One of those spring days with stuff coming down, snow, rain, indeterminate crap. With a sculpture opening deadline looming and not many pieces done yet, the ones in my head look pretty good but actually finding and welding the right pieces are a long way from something to show. I'd be out in the shop's open doorway now, but the drifting stuff is coming in there, so the pups and me are stuck indoors. They're having a rare quiet moment, gathering their considerable energies in sleep, so they can throw themselves at me. Freddie says I'm supposed to be pack leader, not one of them. The latter is more fun.
That classic looking Buick, main picture above, is a 1957 or 1958 Century convertible, and I ran across it while thinking back to my (tossed) salad days as a field engineer for a paving company in Omaha, right out of art school. That car, or one very like it, was my company car, believe that or not. It was a hand-me-down, having been the company owner's wife's car.
When asked if it was my car by a visiting college chum, I said no it was a company car. He said, who do you work for, Playboy? So I had it okay back then, especially on sunny top-down days. It lasted me about a year, but it wasn't suited for the off-roading I had to do on paving projects, and the transmission went. Old beat up pickups were my mode for the remainder of my time with Cornhusker Paving Company.
And dump trucks, during snow removal. Winter is an off-season for concrete paving so, when I wasn't balancing the books between Cornhusker and Ready-Mix Concrete, I was picking up snow loads in the parking lots of hotels and other places that contracted with us. A pint of Schanpps, a faulty heater at two a.m., looking for a place to dump a load of snow. Far cry from a luxury convertible with the top down on a sunny day.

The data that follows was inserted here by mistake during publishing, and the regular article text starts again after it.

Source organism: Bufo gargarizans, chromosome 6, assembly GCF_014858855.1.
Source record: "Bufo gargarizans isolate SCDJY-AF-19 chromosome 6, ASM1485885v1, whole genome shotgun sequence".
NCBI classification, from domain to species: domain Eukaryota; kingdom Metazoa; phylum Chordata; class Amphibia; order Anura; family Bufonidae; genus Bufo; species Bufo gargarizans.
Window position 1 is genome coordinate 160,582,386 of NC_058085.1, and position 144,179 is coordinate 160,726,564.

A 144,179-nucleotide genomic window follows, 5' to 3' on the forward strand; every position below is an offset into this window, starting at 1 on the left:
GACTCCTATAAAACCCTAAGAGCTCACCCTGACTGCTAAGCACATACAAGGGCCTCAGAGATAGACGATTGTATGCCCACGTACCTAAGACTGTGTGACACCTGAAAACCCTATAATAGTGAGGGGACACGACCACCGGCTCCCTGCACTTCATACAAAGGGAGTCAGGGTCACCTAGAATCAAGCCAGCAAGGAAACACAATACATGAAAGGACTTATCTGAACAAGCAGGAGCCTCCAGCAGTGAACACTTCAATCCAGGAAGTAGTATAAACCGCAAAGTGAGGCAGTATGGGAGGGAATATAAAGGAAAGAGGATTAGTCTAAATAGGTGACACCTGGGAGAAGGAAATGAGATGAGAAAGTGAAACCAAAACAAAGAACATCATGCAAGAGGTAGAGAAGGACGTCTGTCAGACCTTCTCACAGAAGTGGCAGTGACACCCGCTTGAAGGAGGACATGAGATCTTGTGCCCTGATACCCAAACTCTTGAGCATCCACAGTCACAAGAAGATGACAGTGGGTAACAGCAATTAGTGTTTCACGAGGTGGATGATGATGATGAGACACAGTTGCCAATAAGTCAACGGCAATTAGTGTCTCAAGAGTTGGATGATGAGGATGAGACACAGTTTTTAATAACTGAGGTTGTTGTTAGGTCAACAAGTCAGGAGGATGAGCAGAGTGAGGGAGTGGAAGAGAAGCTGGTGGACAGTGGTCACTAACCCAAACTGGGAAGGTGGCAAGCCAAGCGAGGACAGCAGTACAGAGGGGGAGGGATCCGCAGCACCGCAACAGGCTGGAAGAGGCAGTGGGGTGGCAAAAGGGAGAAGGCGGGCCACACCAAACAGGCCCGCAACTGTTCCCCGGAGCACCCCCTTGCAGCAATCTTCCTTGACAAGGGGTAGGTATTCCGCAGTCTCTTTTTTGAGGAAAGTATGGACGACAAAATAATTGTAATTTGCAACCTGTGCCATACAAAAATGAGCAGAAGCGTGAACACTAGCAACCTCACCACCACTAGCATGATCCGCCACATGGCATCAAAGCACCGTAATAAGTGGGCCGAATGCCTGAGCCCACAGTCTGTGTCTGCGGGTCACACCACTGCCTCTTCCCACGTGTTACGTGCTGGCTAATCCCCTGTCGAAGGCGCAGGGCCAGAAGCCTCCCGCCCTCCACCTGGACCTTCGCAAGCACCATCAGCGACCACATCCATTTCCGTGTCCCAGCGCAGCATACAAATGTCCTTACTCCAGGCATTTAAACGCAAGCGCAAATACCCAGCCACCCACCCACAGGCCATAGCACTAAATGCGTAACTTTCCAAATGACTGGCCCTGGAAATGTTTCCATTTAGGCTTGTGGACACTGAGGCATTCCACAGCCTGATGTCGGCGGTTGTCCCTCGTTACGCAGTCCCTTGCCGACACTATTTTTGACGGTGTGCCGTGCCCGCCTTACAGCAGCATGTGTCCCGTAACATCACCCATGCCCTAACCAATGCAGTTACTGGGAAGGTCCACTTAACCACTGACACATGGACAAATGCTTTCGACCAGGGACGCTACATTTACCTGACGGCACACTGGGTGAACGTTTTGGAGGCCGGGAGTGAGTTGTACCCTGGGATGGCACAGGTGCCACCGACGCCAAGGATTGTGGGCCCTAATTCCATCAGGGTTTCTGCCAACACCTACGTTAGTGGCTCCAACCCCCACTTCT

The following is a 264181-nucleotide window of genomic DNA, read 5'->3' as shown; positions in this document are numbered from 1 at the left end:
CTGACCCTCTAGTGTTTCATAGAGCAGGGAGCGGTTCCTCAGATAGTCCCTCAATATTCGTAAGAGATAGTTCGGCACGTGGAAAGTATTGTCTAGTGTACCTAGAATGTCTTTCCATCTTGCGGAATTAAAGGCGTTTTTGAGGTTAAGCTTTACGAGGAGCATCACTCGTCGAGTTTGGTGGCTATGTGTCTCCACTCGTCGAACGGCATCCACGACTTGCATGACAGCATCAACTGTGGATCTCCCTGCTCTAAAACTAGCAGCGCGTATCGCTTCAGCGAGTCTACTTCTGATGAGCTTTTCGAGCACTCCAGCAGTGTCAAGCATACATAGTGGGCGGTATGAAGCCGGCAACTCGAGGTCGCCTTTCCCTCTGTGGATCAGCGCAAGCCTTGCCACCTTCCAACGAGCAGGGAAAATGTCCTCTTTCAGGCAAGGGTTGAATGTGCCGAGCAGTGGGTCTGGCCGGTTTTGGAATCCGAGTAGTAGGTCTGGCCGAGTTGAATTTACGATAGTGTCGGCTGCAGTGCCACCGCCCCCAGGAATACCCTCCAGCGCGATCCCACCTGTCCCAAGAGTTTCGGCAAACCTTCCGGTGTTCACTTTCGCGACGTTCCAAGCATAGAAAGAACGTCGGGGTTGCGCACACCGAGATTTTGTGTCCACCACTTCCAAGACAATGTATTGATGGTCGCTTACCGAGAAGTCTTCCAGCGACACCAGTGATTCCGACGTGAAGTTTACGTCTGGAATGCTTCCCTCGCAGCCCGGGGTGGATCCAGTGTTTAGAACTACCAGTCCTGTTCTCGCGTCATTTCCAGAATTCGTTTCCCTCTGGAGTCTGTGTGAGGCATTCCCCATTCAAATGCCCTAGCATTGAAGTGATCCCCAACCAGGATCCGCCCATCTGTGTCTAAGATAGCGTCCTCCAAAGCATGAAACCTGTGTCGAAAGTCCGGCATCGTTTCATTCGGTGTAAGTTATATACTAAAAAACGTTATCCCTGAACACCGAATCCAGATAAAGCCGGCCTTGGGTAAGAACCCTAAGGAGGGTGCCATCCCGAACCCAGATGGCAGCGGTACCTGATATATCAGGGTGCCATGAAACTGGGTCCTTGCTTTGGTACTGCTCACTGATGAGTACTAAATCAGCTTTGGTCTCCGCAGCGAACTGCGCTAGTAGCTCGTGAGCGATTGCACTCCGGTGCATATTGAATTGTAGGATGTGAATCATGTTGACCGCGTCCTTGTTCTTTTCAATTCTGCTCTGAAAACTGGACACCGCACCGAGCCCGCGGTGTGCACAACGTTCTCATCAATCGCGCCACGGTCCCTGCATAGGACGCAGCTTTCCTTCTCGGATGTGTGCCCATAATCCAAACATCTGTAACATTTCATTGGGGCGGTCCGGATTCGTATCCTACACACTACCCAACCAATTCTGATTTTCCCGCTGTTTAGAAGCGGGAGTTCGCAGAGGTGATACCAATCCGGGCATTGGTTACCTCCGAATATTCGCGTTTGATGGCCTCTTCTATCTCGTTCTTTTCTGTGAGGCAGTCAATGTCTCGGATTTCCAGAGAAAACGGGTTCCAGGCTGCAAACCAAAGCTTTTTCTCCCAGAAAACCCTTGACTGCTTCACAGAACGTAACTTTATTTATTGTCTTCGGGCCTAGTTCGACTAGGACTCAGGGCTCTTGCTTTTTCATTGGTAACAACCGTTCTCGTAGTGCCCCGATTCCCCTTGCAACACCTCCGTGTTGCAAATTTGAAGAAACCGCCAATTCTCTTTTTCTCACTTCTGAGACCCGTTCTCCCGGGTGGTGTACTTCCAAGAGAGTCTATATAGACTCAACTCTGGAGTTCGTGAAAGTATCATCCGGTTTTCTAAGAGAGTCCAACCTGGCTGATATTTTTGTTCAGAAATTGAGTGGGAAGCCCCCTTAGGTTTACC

I remember one such hot day when another field man and I were working out at the airport. He went into acting. I went into advertising. His name was Terry Kiser, and to prepare for an upcoming play at the Omaha Playhouse he and I would read his lines for Mutiny on the Bounty, he from memory, me holding the script. It must have looked odd, all our gesturing and shouting out there in the swirling dust of a construction area. It was great fun. The Playhouse had spawned some fine actors like Henry Fonda, Marlon Brando, Nick Nolte. Nolte was currently playing in The Deep, with Jacqueline Bisset. And now Terry was giving it his try.
He wasn't so much interested in films as in legitimate theater, so he went to New York and did well. Now and then he'd appear on TV as a character actor in Barney Miller and other popular shows. He was known as "the actor's actor" in New York, and wrote a method book for other actors. He did "Weekend at Bernie's" and said, "I get a movie and what's my part? A dead guy."
Well, the snow has stopped, so it looks like I have to pull myself out of this pleasant reverie and get some welding done. That day, with the yellow Buick parked, top down, under the blue Omaha sky; Terry and me shouting parts from Mutiny, it seemed there was all the time in the world and then some. The time between then and now is a blur, a head-snapping minute or two. Some dreams materialized, others hit the rocks far from the mark. Not complaining. But I would like a day or two back then through the lens of now, to savor a few moments, not hurry on to the next thing.
That next thing is upon me. I hope to see you at the opening, May 4th, the Hilliard Gallery at 1820 McGee, First Friday at the Crossroads, KC.